Keep chin up, phone down

Traci Edwards

Where are you right this second? In private or public? If you are reading this in a public place, take a second to look up and observe. What do you see? What’s everyone doing? How many cell phones can you count? That is what I have been doing for the past several months. Every time I am in a public place I observe.

I take my daughter to school and every parent, aside from me, is standing there waiting for the bell to ring with their noses in their phones while their children look around aimlessly appearing bored. My daughter and I chat, I tickle her, I teach her, we laugh and I enjoy her company for the last few minutes we have together before our days truly begin.

It has become evident to me that the cell phones we cherish are a substantial distraction from the people you would think we’d cherish more. If you find yourself disagreeing, remember that actions speak louder than words. They are not only a distraction from our loved ones, but also a distraction from overall human-to-human interaction.

I am almost always early to my classes and each time I arrive I sit, and I observe. Roughly 90 percent of the students I observe before class have their eyes cast down at their cell phones. I look around to see whom I can say “hello” to and eight times out of 10 there is no one around to meet my eye contact.

Is your cell phone a distraction to you? If your answer is no then you are simply in denial. Even if you are aware of cell phones taking away from your environment, I guarantee there is time you spend on your mobile device that could be spent more productively.

Go back to your childhood for a moment and imagine what you would feel seeing all the adults around you paying no attention to what you want or need. Everyone, even teenagers are on their cell phones interacting virtually, but no one offers time for you. Instead, they buy you devices of your own to prevent you from interrupting the time they spend on theirs.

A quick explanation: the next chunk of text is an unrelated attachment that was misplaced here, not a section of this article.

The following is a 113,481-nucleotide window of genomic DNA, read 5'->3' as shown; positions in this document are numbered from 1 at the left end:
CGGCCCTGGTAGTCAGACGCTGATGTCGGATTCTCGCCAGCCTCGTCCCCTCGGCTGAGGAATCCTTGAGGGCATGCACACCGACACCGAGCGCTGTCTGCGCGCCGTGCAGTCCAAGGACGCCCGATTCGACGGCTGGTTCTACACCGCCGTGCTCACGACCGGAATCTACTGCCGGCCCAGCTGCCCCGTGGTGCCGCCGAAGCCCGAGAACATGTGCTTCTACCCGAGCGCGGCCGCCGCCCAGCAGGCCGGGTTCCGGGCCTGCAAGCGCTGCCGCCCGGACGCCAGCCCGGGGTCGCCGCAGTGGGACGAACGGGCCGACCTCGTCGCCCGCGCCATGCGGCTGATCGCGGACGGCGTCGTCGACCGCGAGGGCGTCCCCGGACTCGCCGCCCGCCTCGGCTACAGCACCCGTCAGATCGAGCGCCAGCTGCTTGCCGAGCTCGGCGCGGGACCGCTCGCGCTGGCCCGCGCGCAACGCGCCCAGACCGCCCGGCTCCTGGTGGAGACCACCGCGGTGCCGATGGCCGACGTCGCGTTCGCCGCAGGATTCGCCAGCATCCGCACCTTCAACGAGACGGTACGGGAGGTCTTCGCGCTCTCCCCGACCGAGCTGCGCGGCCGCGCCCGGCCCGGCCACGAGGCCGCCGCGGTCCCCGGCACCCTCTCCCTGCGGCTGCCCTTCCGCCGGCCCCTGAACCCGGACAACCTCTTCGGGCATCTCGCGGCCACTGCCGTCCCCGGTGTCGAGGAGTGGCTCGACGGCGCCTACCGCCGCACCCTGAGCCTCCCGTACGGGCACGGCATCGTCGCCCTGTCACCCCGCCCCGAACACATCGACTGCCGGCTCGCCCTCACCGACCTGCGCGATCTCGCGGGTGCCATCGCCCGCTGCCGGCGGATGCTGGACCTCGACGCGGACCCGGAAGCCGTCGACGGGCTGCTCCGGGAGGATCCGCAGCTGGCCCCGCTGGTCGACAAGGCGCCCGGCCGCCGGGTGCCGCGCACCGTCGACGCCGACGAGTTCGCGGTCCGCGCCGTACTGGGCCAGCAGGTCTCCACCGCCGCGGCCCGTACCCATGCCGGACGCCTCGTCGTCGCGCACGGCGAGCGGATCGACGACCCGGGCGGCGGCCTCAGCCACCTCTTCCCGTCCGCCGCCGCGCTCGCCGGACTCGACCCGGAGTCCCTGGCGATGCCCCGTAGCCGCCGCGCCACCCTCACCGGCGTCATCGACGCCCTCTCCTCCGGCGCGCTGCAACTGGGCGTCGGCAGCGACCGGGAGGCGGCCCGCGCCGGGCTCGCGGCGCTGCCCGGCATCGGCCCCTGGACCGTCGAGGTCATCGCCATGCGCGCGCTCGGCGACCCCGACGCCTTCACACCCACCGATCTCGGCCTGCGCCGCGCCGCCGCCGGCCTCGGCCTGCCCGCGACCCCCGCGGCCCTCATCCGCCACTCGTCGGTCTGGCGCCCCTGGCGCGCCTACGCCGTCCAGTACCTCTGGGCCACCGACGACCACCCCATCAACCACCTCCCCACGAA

The problem is so serious that some state governments have had to pass laws regarding something as simple as our phones: people cannot text and drive because it has literally killed thousands. Our nation experiences roughly 1.6 million accidents a year from texting and driving, and 330,000 of them cause injuries. Eleven teens die each day from texting and driving. Do you see now? Eleven teens — just children despite the fact they are licensed to drive — lose their lives every day because our society is allowing technology to take priority over livelihood and safety.

A study from Brigham Young University examined how technology interferes with relationships and concluded that technological interference may not only be damaging to your relationship, but to your psychological health as well. Many partners who were interviewed during this study revealed that when their significant other gives their cell phone attention, ignoring them, it hurts their feelings and contributes to them feeling unhappy with their lives.

We all need to use our phones to some degree. making important calls or responding to time-sensitive e-mails. But many of us aren’t completing imperative tasks when we allow ourselves to be distracted — rather we are engaging in leisure activities or social interaction virtually. Maybe, just maybe, those games and notifications on Facebook, Instagram or Snapchat and those text messages can wait.

Your relationships, your health, and your overall environment will change dramatically if you choose to change your relationship with technology. It could even cause a chain reaction. Chin up, phone down.